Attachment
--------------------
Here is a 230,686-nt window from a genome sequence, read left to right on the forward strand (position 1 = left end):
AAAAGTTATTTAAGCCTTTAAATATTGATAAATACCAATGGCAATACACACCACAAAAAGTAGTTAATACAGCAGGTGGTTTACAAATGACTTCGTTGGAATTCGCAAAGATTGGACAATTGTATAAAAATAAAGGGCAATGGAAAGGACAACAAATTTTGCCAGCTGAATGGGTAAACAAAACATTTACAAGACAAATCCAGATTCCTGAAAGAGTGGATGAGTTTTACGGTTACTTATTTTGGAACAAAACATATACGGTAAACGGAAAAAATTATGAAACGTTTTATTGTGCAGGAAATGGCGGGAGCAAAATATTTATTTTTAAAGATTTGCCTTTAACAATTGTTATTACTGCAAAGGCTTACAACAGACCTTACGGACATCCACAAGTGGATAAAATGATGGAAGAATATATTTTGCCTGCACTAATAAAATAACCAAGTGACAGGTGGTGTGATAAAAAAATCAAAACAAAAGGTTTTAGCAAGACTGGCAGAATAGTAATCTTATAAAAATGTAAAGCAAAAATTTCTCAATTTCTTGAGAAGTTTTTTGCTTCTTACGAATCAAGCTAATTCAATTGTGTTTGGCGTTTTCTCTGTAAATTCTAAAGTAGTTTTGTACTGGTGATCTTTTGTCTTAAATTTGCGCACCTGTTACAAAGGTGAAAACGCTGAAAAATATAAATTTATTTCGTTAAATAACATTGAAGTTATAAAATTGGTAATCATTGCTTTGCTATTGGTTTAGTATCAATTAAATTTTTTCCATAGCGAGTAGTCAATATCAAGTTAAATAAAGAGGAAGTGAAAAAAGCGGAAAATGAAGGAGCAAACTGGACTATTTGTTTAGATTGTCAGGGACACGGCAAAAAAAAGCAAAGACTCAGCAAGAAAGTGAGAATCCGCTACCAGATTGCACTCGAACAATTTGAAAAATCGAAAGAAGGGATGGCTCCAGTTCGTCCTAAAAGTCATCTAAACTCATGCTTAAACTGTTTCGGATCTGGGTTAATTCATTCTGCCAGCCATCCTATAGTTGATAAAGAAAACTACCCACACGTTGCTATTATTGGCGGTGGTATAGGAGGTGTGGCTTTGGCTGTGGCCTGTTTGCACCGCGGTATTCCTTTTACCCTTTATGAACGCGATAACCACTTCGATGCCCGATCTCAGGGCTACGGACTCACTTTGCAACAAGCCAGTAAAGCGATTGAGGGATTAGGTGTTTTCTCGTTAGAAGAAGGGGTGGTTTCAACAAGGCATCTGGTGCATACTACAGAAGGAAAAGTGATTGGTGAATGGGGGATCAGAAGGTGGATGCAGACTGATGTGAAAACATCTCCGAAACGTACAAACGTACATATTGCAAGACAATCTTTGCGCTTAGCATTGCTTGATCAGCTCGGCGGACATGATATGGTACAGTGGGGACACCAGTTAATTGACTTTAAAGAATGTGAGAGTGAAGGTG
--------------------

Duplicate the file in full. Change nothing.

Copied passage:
Here is a 230,686-nt window from a genome sequence, read left to right on the forward strand (position 1 = left end):
AAAAGTTATTTAAGCCTTTAAATATTGATAAATACCAATGGCAATACACACCACAAAAAGTAGTTAATACAGCAGGTGGTTTACAAATGACTTCGTTGGAATTCGCAAAGATTGGACAATTGTATAAAAATAAAGGGCAATGGAAAGGACAACAAATTTTGCCAGCTGAATGGGTAAACAAAACATTTACAAGACAAATCCAGATTCCTGAAAGAGTGGATGAGTTTTACGGTTACTTATTTTGGAACAAAACATATACGGTAAACGGAAAAAATTATGAAACGTTTTATTGTGCAGGAAATGGCGGGAGCAAAATATTTATTTTTAAAGATTTGCCTTTAACAATTGTTATTACTGCAAAGGCTTACAACAGACCTTACGGACATCCACAAGTGGATAAAATGATGGAAGAATATATTTTGCCTGCACTAATAAAATAACCAAGTGACAGGTGGTGTGATAAAAAAATCAAAACAAAAGGTTTTAGCAAGACTGGCAGAATAGTAATCTTATAAAAATGTAAAGCAAAAATTTCTCAATTTCTTGAGAAGTTTTTTGCTTCTTACGAATCAAGCTAATTCAATTGTGTTTGGCGTTTTCTCTGTAAATTCTAAAGTAGTTTTGTACTGGTGATCTTTTGTCTTAAATTTGCGCACCTGTTACAAAGGTGAAAACGCTGAAAAATATAAATTTATTTCGTTAAATAACATTGAAGTTATAAAATTGGTAATCATTGCTTTGCTATTGGTTTAGTATCAATTAAATTTTTTCCATAGCGAGTAGTCAATATCAAGTTAAATAAAGAGGAAGTGAAAAAAGCGGAAAATGAAGGAGCAAACTGGACTATTTGTTTAGATTGTCAGGGACACGGCAAAAAAAAGCAAAGACTCAGCAAGAAAGTGAGAATCCGCTACCAGATTGCACTCGAACAATTTGAAAAATCGAAAGAAGGGATGGCTCCAGTTCGTCCTAAAAGTCATCTAAACTCATGCTTAAACTGTTTCGGATCTGGGTTAATTCATTCTGCCAGCCATCCTATAGTTGATAAAGAAAACTACCCACACGTTGCTATTATTGGCGGTGGTATAGGAGGTGTGGCTTTGGCTGTGGCCTGTTTGCACCGCGGTATTCCTTTTACCCTTTATGAACGCGATAACCACTTCGATGCCCGATCTCAGGGCTACGGACTCACTTTGCAACAAGCCAGTAAAGCGATTGAGGGATTAGGTGTTTTCTCGTTAGAAGAAGGGGTGGTTTCAACAAGGCATCTGGTGCATACTACAGAAGGAAAAGTGATTGGTGAATGGGGGATCAGAAGGTGGATGCAGACTGATGTGAAAACATCTCCGAAACGTACAAACGTACATATTGCAAGACAATCTTTGCGCTTAGCATTGCTTGATCAGCTCGGCGGACATGATATGGTACAGTGGGGACACCAGTTAATTGACTTTAAAGAATGTGAGAGTGAAGGTG